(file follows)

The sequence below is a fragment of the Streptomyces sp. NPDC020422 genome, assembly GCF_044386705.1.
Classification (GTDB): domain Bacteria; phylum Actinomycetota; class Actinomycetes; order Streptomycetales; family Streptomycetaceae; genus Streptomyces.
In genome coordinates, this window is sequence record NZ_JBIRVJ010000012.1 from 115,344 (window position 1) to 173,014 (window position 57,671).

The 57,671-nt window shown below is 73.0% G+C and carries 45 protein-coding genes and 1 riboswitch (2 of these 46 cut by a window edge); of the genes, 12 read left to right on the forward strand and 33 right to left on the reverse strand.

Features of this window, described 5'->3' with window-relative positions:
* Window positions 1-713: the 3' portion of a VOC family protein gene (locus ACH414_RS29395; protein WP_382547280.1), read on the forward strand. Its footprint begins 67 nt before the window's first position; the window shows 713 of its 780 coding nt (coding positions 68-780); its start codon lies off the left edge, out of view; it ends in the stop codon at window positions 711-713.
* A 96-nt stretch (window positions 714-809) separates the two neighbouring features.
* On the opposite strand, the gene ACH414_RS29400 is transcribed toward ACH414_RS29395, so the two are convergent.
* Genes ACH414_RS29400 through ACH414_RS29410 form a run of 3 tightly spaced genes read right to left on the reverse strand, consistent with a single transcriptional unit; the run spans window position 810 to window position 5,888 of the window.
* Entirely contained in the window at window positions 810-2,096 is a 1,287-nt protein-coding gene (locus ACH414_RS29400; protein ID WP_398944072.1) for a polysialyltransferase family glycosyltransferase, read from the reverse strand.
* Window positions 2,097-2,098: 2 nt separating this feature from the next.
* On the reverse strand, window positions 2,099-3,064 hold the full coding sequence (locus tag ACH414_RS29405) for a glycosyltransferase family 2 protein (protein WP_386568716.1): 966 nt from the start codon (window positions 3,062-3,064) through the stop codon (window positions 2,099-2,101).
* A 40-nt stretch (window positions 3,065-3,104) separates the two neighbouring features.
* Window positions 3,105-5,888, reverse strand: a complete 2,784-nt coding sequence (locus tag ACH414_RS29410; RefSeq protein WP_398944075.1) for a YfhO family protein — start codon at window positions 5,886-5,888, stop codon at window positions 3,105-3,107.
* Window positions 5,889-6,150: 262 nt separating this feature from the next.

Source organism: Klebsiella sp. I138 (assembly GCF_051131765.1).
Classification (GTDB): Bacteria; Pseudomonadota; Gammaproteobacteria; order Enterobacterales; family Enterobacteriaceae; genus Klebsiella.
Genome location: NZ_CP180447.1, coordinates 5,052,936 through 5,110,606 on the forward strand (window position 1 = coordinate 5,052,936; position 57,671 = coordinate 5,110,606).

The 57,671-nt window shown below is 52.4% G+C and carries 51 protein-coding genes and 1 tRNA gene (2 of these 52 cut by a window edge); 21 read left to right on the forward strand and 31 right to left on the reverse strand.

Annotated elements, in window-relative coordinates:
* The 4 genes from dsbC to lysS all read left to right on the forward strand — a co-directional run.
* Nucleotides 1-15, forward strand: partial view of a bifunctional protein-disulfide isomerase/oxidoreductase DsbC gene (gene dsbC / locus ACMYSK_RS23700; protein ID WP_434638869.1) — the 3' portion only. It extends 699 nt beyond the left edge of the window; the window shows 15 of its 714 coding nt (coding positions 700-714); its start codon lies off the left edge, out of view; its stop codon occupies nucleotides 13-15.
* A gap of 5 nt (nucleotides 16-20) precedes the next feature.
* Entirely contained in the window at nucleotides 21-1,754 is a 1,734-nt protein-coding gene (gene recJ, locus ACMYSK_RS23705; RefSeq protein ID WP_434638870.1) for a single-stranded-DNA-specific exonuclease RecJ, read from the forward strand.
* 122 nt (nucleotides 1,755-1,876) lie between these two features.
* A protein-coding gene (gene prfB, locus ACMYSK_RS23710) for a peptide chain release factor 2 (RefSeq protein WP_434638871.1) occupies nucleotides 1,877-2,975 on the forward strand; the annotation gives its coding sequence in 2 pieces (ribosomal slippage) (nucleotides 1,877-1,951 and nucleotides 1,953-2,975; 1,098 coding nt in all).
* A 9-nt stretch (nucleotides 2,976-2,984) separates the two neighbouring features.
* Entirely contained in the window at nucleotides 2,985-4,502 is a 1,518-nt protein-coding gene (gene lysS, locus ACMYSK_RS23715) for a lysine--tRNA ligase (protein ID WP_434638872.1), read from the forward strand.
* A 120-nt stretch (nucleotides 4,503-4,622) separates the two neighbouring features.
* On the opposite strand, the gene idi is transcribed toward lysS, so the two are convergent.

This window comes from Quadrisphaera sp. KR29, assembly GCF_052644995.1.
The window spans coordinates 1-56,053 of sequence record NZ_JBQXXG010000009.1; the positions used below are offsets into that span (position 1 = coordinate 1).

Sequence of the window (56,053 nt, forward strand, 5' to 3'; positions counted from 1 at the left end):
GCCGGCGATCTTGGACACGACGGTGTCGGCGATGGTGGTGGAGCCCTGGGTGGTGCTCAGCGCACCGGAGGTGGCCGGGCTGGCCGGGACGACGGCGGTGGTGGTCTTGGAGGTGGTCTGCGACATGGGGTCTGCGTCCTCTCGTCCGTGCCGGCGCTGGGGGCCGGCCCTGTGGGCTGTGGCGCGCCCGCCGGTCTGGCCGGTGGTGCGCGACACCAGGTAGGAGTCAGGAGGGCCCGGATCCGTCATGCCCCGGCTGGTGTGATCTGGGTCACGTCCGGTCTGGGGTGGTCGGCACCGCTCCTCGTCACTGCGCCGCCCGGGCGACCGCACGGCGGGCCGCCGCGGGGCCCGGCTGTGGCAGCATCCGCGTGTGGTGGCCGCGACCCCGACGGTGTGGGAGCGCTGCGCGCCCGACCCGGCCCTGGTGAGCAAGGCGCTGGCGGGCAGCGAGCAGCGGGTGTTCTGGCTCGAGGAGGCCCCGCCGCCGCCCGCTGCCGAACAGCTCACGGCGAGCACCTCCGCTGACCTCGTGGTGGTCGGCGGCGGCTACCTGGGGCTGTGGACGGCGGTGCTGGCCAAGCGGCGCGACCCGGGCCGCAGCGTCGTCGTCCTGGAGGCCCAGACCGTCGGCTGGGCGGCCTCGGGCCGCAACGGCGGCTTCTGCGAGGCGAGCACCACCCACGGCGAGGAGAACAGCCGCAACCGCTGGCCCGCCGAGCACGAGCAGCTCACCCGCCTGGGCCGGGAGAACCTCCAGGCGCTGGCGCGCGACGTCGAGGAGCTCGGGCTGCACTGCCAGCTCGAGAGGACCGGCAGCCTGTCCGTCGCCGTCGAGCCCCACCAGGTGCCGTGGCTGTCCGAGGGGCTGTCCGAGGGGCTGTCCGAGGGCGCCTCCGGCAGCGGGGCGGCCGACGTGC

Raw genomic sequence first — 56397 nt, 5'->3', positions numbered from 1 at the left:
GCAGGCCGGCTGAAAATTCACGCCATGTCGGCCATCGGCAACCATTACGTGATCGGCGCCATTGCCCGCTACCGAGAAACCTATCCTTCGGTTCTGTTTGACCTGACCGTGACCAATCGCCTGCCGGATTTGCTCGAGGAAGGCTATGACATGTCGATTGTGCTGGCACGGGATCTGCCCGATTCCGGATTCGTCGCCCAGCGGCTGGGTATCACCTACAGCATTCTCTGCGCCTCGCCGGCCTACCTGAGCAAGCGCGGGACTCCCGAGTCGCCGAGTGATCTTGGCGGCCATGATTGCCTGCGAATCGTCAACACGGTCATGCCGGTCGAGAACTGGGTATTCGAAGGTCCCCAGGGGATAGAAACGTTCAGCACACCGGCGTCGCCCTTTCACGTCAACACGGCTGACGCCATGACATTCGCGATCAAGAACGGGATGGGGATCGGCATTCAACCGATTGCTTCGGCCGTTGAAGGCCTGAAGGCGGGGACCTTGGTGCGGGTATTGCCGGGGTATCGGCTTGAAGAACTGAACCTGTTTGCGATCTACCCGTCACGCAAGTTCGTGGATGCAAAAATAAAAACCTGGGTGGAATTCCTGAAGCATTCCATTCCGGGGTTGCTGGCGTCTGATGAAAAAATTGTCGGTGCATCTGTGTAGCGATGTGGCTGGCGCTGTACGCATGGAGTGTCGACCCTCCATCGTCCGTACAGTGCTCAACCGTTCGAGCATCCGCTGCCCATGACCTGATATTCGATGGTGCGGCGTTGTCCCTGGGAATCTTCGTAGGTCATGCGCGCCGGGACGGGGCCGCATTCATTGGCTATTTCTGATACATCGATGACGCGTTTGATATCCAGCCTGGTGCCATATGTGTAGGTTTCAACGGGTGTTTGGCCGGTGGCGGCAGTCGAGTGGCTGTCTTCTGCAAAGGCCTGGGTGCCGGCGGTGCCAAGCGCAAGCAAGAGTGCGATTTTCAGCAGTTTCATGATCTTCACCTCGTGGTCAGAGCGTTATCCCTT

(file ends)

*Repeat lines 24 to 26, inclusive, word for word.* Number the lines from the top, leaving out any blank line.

* Entirely contained in the window at nucleotides 21-1,754 is a 1,734-nt protein-coding gene (gene recJ, locus ACMYSK_RS23705; RefSeq protein ID WP_434638870.1) for a single-stranded-DNA-specific exonuclease RecJ, read from the forward strand.
* 122 nt (nucleotides 1,755-1,876) lie between these two features.
* A protein-coding gene (gene prfB, locus ACMYSK_RS23710) for a peptide chain release factor 2 (RefSeq protein WP_434638871.1) occupies nucleotides 1,877-2,975 on the forward strand; the annotation gives its coding sequence in 2 pieces (ribosomal slippage) (nucleotides 1,877-1,951 and nucleotides 1,953-2,975; 1,098 coding nt in all).